Clinical Governance : Real World Evidence versus Evidence Based Medicine / Practice - Health Resource International West Africa (HRI)

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Monday, 27 August 2018

Clinical Governance : Real World Evidence versus Evidence Based Medicine / Practice


FDA sets out vision to use real-world data in product evaluations
In our centre, we have been interested in and following the concept of Real World Evidence (RWE) derived from Real World Data (RWD) and Real World Use (RWU) propounded by FDA USA, and their relation with Evidence Based Medicine / Practice.

The times are moving for HICs and LMICs, clinicians, researchers, pharmaceutical and technology industry, policy makers, health systems and patients. As Jon asked where does Real World Evidence (RWE) sit in the existing hierarchy of Evidence Based Medicine / Practice.
Courtesy of Jon Brassey on evidence-based-health@jiscmail.ac.uk, we came across this interesting goings-on in FDA USA, that may affect how regulatory bodies and countries approve drugs and devices in health care.
Insight – ‘’The FDA has long recognized that the groups of patients enrolled in clinical trials bear only a passing resemblance to populations treated in the real world. Seeking to eliminate confounding factors, clinical trials enroll patients with fewer comorbidities and concomitant medications than are found in the real world. These clinical trial designs prioritize clear safety and efficacy signals over applicability to real-world populations.
Regulators have tried to tackle the problem from multiple angles. In 2013, the FDA told its staff to push sponsors to run clinical trials in broad populations that mirror those found in the real world. More recently, the agency has sought to leverage technological advances, notably electronic health records (EHRs), to generate more evidence of safety and efficacy outside of clinical trials.
‘The increasing accessibility of digital health data, spurred in large part by the transition to electronic health records (EHRs), together with rising costs and recognized limitations of traditional trials, has renewed interest in the use of real-world data (RWD) to enhance the efficiency of research and bridge the evidentiary gap between clinical research and practice. RWD can be defined as data relating to patient health status or the delivery of health care routinely collected from a variety of sources, such as the EHR and administrative data
History - For hundreds of years, the development of new medical treatments relied on “real-world” experience. Discoveries such as citrus fruit curing scurvy described in the 1700s or insulin as a treatment for diabetes in the 1920s long preceded the advent of the modern randomized clinical trial. What these diseases had in common was a reliable method of diagnosis, a predictable clinical course, and a large and obvious effect of the treatment.
In the late 1940s, the medical community began to adopt the use of randomized clinical designs for drug trials.1The recognition that anecdotal reports based on clinical practice observations were often misleading led to the nearly complete replacement of this “real-world evidence” (RWE) approach to evidence generated using the modern clinical trial model. Although moving medical science toward greater scientific rigor, this transformation to RCT simultaneously diminished the use (and minimized the value) of evidence generated from practice-based observations. Randomization and blinding became the gold standard for determining the effect of treatment. With strict protocol-specified definition of eligible patients, populations studied began to diverge from patients encountered in clinical practice. Patients with wider ranges of disease severity and age, taking a broader range of concomitant medications, and with more and varying comorbidities were not as well represented in clinical trials.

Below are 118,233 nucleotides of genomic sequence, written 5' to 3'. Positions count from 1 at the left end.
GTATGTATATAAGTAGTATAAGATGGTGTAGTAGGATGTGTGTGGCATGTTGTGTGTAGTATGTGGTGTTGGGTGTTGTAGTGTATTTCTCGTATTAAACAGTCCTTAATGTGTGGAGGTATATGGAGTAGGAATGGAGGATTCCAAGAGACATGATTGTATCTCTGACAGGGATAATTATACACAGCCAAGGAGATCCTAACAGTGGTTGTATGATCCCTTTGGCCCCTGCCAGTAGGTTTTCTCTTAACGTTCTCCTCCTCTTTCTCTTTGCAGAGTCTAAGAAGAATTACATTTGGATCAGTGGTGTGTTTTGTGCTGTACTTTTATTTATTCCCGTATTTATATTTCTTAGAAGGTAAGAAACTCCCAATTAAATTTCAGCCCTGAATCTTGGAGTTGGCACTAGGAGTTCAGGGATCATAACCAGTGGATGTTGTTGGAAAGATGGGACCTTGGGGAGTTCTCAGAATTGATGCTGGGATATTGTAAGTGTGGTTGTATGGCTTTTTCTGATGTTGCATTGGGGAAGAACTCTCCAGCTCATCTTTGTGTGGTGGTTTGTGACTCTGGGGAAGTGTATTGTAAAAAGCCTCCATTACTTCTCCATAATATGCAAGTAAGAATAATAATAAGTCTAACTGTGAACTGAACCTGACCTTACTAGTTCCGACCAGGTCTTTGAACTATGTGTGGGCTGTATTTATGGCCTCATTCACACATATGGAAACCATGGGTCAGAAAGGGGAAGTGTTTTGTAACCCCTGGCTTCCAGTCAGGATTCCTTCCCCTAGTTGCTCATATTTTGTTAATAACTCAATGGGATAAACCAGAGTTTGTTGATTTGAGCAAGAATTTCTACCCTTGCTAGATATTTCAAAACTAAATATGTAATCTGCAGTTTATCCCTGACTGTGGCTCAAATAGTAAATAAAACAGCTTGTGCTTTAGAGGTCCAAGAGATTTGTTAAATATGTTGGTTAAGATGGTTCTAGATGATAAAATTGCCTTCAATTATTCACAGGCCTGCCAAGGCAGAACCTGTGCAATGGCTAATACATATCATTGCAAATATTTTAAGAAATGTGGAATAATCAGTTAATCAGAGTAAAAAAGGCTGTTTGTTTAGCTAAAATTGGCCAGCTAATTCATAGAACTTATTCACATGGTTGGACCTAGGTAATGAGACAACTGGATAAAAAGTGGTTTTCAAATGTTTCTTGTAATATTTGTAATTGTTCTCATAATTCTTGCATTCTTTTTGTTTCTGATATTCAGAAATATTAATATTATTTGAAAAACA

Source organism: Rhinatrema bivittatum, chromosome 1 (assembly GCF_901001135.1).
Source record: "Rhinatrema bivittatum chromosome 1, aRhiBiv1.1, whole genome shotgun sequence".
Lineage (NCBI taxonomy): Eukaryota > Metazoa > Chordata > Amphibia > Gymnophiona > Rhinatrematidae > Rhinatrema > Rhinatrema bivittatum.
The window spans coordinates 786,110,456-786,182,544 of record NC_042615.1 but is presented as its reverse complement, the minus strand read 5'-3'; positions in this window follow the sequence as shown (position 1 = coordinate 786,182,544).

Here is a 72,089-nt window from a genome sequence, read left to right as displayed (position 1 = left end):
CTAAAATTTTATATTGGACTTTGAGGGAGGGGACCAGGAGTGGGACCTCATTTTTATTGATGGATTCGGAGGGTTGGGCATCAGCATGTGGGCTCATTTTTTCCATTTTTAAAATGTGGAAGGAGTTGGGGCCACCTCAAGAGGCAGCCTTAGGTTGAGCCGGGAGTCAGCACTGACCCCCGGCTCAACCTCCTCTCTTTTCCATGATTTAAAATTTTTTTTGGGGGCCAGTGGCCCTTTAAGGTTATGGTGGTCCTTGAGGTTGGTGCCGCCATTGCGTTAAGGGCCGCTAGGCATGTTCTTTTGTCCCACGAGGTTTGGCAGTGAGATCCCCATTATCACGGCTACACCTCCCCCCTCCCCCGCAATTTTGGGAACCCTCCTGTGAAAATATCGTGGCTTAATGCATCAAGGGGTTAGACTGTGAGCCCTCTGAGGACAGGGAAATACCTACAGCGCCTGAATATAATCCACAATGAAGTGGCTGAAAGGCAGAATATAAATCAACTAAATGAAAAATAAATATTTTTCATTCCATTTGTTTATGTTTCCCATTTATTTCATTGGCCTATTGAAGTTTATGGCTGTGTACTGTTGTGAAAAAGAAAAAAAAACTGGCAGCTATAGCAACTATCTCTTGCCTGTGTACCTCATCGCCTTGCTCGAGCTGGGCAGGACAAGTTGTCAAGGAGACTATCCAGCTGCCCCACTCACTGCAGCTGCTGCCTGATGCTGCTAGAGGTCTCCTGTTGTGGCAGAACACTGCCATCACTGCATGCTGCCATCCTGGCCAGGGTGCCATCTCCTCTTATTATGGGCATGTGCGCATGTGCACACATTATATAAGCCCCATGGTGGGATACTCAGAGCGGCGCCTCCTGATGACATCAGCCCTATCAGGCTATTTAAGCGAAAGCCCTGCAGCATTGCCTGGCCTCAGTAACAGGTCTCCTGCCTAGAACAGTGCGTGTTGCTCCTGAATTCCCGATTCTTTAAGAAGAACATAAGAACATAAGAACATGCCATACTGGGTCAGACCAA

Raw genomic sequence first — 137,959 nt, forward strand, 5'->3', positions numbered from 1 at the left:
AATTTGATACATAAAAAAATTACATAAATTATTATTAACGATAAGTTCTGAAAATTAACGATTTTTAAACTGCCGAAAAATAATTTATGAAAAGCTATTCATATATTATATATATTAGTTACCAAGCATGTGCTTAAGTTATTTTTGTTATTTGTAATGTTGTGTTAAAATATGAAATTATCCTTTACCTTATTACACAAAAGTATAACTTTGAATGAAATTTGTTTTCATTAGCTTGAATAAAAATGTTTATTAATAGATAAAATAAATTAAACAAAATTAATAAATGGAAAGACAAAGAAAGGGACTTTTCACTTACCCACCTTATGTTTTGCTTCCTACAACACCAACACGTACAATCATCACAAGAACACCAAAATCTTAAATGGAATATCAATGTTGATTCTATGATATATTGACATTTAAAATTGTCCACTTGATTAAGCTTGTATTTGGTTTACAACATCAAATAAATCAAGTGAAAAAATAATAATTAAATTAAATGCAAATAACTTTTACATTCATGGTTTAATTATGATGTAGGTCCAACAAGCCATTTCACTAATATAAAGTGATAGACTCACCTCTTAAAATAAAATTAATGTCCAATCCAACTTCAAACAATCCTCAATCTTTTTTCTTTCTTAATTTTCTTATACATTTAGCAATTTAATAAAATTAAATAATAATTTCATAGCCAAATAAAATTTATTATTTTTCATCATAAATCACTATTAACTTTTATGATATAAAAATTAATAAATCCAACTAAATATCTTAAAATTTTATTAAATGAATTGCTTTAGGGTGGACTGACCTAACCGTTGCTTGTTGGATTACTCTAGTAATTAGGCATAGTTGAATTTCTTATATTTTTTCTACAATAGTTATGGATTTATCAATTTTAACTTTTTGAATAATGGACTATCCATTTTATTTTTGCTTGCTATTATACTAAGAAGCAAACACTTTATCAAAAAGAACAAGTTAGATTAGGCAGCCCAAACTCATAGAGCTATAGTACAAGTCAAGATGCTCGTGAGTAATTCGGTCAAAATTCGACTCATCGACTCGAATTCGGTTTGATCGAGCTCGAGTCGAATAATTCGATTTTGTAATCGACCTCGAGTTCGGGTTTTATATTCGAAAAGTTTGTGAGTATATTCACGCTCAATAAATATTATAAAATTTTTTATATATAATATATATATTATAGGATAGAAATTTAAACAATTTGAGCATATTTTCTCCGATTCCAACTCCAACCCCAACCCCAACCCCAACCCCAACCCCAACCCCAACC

By controlling for key sources of bias, assuring appropriately matched study groups, modern clinical trials support drawing strong causal inferences regarding the efficacy of treatments, and thereby contribute to the substantial evidence of effectiveness necessary for regulatory approval. On the other hand, such trials do have important limitations, including high costs, extensive resource requirements, and often long timelines. Restrictive enrollment criteria and the concentration of trial sites in certain health systems make it challenging for some patients to enroll, including those with comorbidities, especially if mobility or cognitive abilities are affected. Thus, the trial population may not reflect the larger population that will use the drug.’
Further reading on these changes are provided in:
.Joseph Ana

AFRICA CENTRE FOR CLINICAL GOVERNANCE RESEARCH & PATIENT SAFETY
@Health Resources International (HRI) WA.
National Implementing Organisation: 12-Pillar Clinical Governance
National Implementing Organisation: PACK Nigeria Programme for PHC
Publisher The BMJ West Africa & Journal of Health Practice
Nigeria:  8 Amaku Street, State Housing & 20 Eta Agbor Road, Calabar.
Tel: +234 (0) 8063600642


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